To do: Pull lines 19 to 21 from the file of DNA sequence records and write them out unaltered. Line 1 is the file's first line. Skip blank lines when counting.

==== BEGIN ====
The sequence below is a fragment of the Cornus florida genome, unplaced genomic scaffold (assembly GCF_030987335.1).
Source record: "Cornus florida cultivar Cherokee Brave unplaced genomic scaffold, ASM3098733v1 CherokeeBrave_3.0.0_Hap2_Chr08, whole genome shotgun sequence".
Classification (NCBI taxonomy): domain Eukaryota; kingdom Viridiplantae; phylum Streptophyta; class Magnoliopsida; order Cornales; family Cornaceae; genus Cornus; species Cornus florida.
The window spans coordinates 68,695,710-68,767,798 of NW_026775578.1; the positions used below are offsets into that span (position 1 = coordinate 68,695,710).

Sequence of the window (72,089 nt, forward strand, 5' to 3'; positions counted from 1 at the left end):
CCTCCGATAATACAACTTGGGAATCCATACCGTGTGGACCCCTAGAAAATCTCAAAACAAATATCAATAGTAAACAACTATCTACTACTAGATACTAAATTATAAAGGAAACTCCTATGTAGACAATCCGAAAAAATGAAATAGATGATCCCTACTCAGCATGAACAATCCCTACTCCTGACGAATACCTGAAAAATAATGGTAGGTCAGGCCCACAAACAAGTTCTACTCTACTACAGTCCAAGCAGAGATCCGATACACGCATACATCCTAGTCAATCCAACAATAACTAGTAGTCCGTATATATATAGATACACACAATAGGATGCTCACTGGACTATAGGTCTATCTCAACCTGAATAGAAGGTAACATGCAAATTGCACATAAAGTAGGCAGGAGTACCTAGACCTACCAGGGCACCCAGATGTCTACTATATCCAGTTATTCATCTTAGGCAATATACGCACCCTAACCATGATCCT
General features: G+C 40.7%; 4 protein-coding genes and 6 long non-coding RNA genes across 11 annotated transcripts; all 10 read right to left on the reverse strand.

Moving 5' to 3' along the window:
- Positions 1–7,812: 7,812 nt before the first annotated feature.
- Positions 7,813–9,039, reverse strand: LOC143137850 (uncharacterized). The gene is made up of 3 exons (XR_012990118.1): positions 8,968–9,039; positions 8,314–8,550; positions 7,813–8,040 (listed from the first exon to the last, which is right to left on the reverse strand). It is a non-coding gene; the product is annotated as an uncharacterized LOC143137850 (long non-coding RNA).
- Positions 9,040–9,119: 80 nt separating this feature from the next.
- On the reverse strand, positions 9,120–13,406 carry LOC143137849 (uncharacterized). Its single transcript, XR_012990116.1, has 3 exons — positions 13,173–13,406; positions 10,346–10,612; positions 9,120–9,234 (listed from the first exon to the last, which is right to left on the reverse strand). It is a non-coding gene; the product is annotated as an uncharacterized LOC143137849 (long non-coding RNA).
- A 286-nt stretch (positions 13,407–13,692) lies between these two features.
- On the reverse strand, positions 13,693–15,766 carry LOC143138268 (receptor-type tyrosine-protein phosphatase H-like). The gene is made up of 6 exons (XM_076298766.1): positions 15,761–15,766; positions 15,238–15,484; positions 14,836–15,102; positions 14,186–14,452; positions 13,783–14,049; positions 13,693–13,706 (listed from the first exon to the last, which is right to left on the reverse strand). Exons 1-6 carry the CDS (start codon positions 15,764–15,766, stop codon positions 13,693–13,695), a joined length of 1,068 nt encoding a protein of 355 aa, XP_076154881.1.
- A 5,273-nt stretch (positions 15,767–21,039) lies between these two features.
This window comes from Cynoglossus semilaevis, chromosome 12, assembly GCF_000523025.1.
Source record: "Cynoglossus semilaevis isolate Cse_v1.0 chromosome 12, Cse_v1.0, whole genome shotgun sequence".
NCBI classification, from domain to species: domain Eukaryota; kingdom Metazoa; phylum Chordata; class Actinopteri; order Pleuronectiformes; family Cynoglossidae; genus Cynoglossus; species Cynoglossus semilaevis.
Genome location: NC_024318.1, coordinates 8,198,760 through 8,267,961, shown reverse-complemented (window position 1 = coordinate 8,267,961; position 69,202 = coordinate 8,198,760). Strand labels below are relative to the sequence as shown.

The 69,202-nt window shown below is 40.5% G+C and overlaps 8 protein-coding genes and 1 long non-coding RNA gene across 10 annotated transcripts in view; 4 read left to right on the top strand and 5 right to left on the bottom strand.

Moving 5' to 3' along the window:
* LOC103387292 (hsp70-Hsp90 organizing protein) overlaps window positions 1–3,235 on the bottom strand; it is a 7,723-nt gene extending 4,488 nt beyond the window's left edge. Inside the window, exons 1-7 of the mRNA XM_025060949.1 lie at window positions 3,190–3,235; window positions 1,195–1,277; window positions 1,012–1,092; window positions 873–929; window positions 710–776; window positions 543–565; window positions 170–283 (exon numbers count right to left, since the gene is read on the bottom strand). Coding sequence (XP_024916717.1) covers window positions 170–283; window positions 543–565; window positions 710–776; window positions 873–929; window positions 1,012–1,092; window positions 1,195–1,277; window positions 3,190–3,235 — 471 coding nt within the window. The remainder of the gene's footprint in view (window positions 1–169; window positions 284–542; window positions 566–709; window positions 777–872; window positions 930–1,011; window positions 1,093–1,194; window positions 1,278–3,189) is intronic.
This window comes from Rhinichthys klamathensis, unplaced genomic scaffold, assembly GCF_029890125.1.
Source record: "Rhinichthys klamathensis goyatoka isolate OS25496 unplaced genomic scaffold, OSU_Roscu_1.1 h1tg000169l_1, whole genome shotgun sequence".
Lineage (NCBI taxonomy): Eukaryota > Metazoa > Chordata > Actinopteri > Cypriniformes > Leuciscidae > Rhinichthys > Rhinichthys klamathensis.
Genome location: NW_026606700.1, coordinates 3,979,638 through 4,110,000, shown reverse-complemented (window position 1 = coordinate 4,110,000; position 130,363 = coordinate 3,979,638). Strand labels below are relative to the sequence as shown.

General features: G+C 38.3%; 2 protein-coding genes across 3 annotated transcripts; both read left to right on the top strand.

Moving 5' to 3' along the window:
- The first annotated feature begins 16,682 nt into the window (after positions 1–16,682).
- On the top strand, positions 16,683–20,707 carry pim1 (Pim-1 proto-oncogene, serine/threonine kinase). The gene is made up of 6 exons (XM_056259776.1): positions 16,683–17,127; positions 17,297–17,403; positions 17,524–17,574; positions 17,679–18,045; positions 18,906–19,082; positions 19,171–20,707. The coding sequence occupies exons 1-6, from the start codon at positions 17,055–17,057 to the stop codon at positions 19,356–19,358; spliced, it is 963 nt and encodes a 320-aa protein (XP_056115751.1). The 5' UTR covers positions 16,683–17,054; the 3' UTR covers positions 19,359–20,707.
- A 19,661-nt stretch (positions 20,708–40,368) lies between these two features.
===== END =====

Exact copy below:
Genome location: NC_024318.1, coordinates 8,198,760 through 8,267,961, shown reverse-complemented (window position 1 = coordinate 8,267,961; position 69,202 = coordinate 8,198,760). Strand labels below are relative to the sequence as shown.

The 69,202-nt window shown below is 40.5% G+C and overlaps 8 protein-coding genes and 1 long non-coding RNA gene across 10 annotated transcripts in view; 4 read left to right on the top strand and 5 right to left on the bottom strand.

Moving 5' to 3' along the window: